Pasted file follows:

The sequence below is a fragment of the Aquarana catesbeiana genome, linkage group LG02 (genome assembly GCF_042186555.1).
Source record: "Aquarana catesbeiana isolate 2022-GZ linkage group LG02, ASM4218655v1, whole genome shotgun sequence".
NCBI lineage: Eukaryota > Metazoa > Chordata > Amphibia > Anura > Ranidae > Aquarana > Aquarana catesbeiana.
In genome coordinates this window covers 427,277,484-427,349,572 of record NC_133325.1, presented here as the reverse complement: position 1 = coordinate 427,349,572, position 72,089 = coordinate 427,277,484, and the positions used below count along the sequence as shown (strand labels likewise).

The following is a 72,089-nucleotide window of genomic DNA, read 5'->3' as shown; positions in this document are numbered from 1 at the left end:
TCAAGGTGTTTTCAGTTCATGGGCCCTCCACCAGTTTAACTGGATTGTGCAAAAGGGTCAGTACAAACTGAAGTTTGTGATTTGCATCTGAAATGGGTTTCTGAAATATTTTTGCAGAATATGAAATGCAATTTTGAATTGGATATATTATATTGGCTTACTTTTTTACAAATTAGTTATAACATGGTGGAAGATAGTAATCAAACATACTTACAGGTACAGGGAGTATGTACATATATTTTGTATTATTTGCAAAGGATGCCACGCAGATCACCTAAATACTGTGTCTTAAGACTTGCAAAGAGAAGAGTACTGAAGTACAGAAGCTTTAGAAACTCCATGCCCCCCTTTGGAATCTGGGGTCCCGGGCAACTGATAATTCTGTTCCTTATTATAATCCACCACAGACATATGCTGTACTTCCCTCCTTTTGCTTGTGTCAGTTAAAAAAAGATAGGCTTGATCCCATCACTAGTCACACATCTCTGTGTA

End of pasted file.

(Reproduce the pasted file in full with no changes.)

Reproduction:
The sequence below is a fragment of the Aquarana catesbeiana genome, linkage group LG02 (genome assembly GCF_042186555.1).
Source record: "Aquarana catesbeiana isolate 2022-GZ linkage group LG02, ASM4218655v1, whole genome shotgun sequence".
NCBI lineage: Eukaryota > Metazoa > Chordata > Amphibia > Anura > Ranidae > Aquarana > Aquarana catesbeiana.
In genome coordinates this window covers 427,277,484-427,349,572 of record NC_133325.1, presented here as the reverse complement: position 1 = coordinate 427,349,572, position 72,089 = coordinate 427,277,484, and the positions used below count along the sequence as shown (strand labels likewise).

The following is a 72,089-nucleotide window of genomic DNA, read 5'->3' as shown; positions in this document are numbered from 1 at the left end:
TCAAGGTGTTTTCAGTTCATGGGCCCTCCACCAGTTTAACTGGATTGTGCAAAAGGGTCAGTACAAACTGAAGTTTGTGATTTGCATCTGAAATGGGTTTCTGAAATATTTTTGCAGAATATGAAATGCAATTTTGAATTGGATATATTATATTGGCTTACTTTTTTACAAATTAGTTATAACATGGTGGAAGATAGTAATCAAACATACTTACAGGTACAGGGAGTATGTACATATATTTTGTATTATTTGCAAAGGATGCCACGCAGATCACCTAAATACTGTGTCTTAAGACTTGCAAAGAGAAGAGTACTGAAGTACAGAAGCTTTAGAAACTCCATGCCCCCCTTTGGAATCTGGGGTCCCGGGCAACTGATAATTCTGTTCCTTATTATAATCCACCACAGACATATGCTGTACTTCCCTCCTTTTGCTTGTGTCAGTTAAAAAAAGATAGGCTTGATCCCATCACTAGTCACACATCTCTGTGTA